Kindergarten Readers are books that kids use to step into the world of reading. They are leveled books that are very different from anything else you’ve ever read (or wanted to).
“Kindergarten readers” are kind of hard since kids are at very different levels as they enter school for the first time. It’s a pretty broad generalization, so we’ll break it down a bit ahead of time.
Of course, these books can be read ahead of Kindergarten if you think your child is ready.
Some are still learning letters and letter sounds, and some are already into chapter books, which is totally fine. We’re going to talk about a few different levels that I think will give you an idea of what to look for.
Also, this post is written from the experience of a mom who taught 3 bright kids how to read well before Kindergarten. Each child certainly learns to read at their own level (my kids certainly lacked skills other kids had), but there is a lot a parent can do to foster learning how to read/love reading. Teachers may have different advice, and I would certainly take it — as I mention in my post on Mom’s Checklist for Kindergarten.
I also have a series on teaching kids to read that I think you’ll enjoy!
- Learning Sounds/Phonics
- Using Small Books
- Teaching Sight Words
- Using BIG books
- Producing Lifelong Readers
- Library Attack Plan
**If you don’t really think your child LOVES reading, one of the best things you can do is make frequent visits to the library. Having an entire building full of books that allows them to find what they like is a huge bonus. It wasn’t always easy, but certainly worth it!
These books have VERY few words, they are repetitive and they give kids a chance to feel like they are “winning” at reading.
These are not fun books to read, but their repetitive nature is awesome.
Things to look for:
- VERY few words
- They should come in sets that progress so they are building on the skills they already have
Here are some good options:
A Note on beginning readers:
Early in this stage, these readers can REALLY be a struggle. Kids may not love reading them, which is why they are super short and hopefully build on the skills they have.
However, make SURE that kids are still getting plenty of books they enjoy “reading” on their own and that you two read together to remind them what a great skill reading is and what a world it will open for them.
Other great options at this stage are books on tape (or audiobooks — just make sure that you have the actual book to go with it) as they can feel a bit more proficient. Scribd has tons of awesome audiobooks — just make sure you combine it with the ACTUAL book from the library.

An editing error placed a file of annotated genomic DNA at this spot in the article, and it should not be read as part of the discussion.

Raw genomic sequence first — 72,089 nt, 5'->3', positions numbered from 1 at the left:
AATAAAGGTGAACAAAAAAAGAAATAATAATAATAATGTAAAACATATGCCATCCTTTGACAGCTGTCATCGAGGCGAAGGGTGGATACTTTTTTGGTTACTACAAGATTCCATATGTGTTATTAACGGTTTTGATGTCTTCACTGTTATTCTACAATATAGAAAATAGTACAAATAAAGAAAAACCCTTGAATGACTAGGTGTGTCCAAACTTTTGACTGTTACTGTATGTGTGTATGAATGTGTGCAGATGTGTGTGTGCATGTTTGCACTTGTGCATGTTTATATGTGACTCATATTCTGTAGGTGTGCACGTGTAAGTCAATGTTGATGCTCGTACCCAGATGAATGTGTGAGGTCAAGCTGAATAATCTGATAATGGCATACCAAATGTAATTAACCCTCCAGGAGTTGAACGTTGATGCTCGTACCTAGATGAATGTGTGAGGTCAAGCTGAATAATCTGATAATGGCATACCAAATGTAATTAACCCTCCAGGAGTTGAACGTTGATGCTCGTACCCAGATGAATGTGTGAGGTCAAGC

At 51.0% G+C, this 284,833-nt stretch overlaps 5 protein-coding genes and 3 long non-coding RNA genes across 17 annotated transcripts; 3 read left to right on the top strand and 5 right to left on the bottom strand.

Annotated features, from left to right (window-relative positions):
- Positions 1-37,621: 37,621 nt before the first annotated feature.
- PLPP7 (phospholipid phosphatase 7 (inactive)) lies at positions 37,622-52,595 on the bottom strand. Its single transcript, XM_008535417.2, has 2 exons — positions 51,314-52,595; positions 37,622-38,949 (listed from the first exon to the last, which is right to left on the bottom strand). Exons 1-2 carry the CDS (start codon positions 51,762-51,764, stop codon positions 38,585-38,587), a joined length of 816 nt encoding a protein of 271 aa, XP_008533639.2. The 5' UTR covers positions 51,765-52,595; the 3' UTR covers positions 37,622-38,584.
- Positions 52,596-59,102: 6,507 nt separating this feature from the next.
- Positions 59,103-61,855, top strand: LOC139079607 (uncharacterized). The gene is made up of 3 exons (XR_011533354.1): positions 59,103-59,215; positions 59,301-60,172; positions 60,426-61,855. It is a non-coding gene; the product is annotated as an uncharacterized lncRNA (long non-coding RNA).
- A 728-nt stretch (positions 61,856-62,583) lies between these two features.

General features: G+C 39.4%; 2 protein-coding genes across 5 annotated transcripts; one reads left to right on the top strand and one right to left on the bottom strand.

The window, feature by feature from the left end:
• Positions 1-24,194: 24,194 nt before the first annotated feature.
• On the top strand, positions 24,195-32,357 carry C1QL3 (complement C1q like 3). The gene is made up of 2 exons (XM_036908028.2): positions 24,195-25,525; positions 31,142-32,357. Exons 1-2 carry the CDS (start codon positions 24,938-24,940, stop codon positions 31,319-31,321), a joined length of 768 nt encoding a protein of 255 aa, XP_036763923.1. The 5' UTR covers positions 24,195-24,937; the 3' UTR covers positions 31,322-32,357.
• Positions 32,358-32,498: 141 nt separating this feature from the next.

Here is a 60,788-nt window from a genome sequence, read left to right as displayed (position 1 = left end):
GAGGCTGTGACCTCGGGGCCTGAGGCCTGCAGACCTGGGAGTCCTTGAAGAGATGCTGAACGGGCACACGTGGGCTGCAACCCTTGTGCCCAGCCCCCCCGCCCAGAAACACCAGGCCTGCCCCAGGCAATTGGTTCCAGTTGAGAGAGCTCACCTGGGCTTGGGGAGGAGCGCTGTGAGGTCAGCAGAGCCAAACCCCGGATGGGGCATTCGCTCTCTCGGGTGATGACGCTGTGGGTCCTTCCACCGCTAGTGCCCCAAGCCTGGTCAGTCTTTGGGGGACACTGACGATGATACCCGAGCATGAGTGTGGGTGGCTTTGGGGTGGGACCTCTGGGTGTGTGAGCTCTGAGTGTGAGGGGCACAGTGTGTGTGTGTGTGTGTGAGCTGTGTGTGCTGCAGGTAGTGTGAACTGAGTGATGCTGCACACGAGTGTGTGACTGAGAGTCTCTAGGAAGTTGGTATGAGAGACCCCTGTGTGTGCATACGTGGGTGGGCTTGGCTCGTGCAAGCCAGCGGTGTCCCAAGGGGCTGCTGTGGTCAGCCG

I would also recommend doing some read-along books (many of these are available at our library as well). These are the kind that “beep” when you’re supposed to turn the page, and allow kids to read along better than a traditional audiobook.
A note on parents in the reading process:
While a great teacher is amazing, reading is really something that happens one on one. Boost what is happening at school by reading with your kids at home. This includes:
- Them reading to you
- You reading to them
- Them reading signs as you’re out and about
I honestly found it to be one of the most fulfilling things as a parent to teach kids how to read and to love it. That is a gift that will stay with them.
The Next Step Books
I notice a lot of reviews saying these books are “so much better than Bob books” but the reality is that you really need those VERY SMALL and simple Bob books to get you into this step.
Kids will feel so proud of themselves to make this transition.
Great books in this area:
A note on the grading of readers:
You’ll notice that many of the books I have mentioned go A-G. Level A books are the easiest and headed to G. I have found that level “1” books come after these, although there is a scale that teachers/librarians use to grade these books.
While kids should be able to pick out many books that are of interest to them, they should also be able to pick-out a “just right book” that they will be able to work on for themselves. That means a book that isn’t too hard and isn’t too easy.
After you’ve gone through the A-G books, you can likely go to the library and try out the level one books.
There are tons of these books, and many are in characters that your child loves and will really enjoy reading.
Keys to raising good readers:
- Frequent visits to the library (seriously, I know it seems so old-fashioned, but libraries give kids TONS of options, all totally free)
- Having a reading time each day (when my kids give up naps we start quiet time and it extends through Kindergarten). They just have several books in bed with them (also a great time to use an audiobook)
- Pointing out words along your day that they can sound out.
- We often played the “sound it out” game in the car (I had a child that just could NOT put letter sounds together, so I’d say C-AAA-T and he’d try to guess what the word was). It was a fun game that he loved to play and was a great way to beat traffic.
- Read often yourself. Kids need to know it’s a skill they NEED and if they see you doing it, they’re likely to do it more too. Grab a book or two for yourself at the library!
- Keep frustrations short and to a minimum. Yes, you might want to poke your eyes out reading the Bob books, but kids need that and soon you’ll move on. The good news is that it doesn’t take much time and it is time well-spent.
If you’re still looking for more info on getting kids to read, my friend Janssen has a whole series on raising readers that people rave about!
If you liked this post, be sure to sign up for my practical parenting series, and check out my other reading posts below that: